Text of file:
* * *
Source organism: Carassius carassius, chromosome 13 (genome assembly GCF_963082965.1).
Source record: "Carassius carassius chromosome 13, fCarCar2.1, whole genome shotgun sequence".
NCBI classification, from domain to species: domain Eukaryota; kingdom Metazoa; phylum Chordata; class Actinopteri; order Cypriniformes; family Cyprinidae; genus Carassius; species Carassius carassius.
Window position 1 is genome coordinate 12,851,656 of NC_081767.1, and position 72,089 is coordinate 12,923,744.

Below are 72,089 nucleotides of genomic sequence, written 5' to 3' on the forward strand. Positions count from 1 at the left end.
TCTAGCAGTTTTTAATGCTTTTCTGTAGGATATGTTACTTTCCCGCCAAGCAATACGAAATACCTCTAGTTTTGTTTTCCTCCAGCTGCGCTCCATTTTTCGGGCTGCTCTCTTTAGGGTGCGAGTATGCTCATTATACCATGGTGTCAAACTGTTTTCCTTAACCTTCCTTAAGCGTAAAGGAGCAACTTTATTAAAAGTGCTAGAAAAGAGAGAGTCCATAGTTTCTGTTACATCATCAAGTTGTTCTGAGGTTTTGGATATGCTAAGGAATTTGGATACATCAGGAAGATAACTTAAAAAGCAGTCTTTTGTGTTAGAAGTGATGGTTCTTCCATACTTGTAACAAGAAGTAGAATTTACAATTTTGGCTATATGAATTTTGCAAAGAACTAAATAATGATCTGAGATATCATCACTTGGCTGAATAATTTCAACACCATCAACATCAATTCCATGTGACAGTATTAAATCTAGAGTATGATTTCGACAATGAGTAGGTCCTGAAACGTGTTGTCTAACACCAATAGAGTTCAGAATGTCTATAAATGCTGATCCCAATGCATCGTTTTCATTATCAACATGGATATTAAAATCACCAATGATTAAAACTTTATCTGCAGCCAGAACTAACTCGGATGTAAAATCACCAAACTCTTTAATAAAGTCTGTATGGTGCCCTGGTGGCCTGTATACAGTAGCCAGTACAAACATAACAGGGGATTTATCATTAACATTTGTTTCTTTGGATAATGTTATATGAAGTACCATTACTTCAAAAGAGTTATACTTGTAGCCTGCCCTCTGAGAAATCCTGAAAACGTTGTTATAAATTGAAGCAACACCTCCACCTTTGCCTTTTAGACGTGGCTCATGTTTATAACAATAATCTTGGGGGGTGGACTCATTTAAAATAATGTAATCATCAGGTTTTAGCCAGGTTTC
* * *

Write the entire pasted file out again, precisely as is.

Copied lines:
Source organism: Carassius carassius, chromosome 13 (genome assembly GCF_963082965.1).
Source record: "Carassius carassius chromosome 13, fCarCar2.1, whole genome shotgun sequence".
NCBI classification, from domain to species: domain Eukaryota; kingdom Metazoa; phylum Chordata; class Actinopteri; order Cypriniformes; family Cyprinidae; genus Carassius; species Carassius carassius.
Window position 1 is genome coordinate 12,851,656 of NC_081767.1, and position 72,089 is coordinate 12,923,744.

Below are 72,089 nucleotides of genomic sequence, written 5' to 3' on the forward strand. Positions count from 1 at the left end.
TCTAGCAGTTTTTAATGCTTTTCTGTAGGATATGTTACTTTCCCGCCAAGCAATACGAAATACCTCTAGTTTTGTTTTCCTCCAGCTGCGCTCCATTTTTCGGGCTGCTCTCTTTAGGGTGCGAGTATGCTCATTATACCATGGTGTCAAACTGTTTTCCTTAACCTTCCTTAAGCGTAAAGGAGCAACTTTATTAAAAGTGCTAGAAAAGAGAGAGTCCATAGTTTCTGTTACATCATCAAGTTGTTCTGAGGTTTTGGATATGCTAAGGAATTTGGATACATCAGGAAGATAACTTAAAAAGCAGTCTTTTGTGTTAGAAGTGATGGTTCTTCCATACTTGTAACAAGAAGTAGAATTTACAATTTTGGCTATATGAATTTTGCAAAGAACTAAATAATGATCTGAGATATCATCACTTGGCTGAATAATTTCAACACCATCAACATCAATTCCATGTGACAGTATTAAATCTAGAGTATGATTTCGACAATGAGTAGGTCCTGAAACGTGTTGTCTAACACCAATAGAGTTCAGAATGTCTATAAATGCTGATCCCAATGCATCGTTTTCATTATCAACATGGATATTAAAATCACCAATGATTAAAACTTTATCTGCAGCCAGAACTAACTCGGATGTAAAATCACCAAACTCTTTAATAAAGTCTGTATGGTGCCCTGGTGGCCTGTATACAGTAGCCAGTACAAACATAACAGGGGATTTATCATTAACATTTGTTTCTTTGGATAATGTTATATGAAGTACCATTACTTCAAAAGAGTTATACTTGTAGCCTGCCCTCTGAGAAATCCTGAAAACGTTGTTATAAATTGAAGCAACACCTCCACCTTTGCCTTTTAGACGTGGCTCATGTTTATAACAATAATCTTGGGGGGTGGACTCATTTAAAATAATGTAATCATCAGGTTTTAGCCAGGTTTC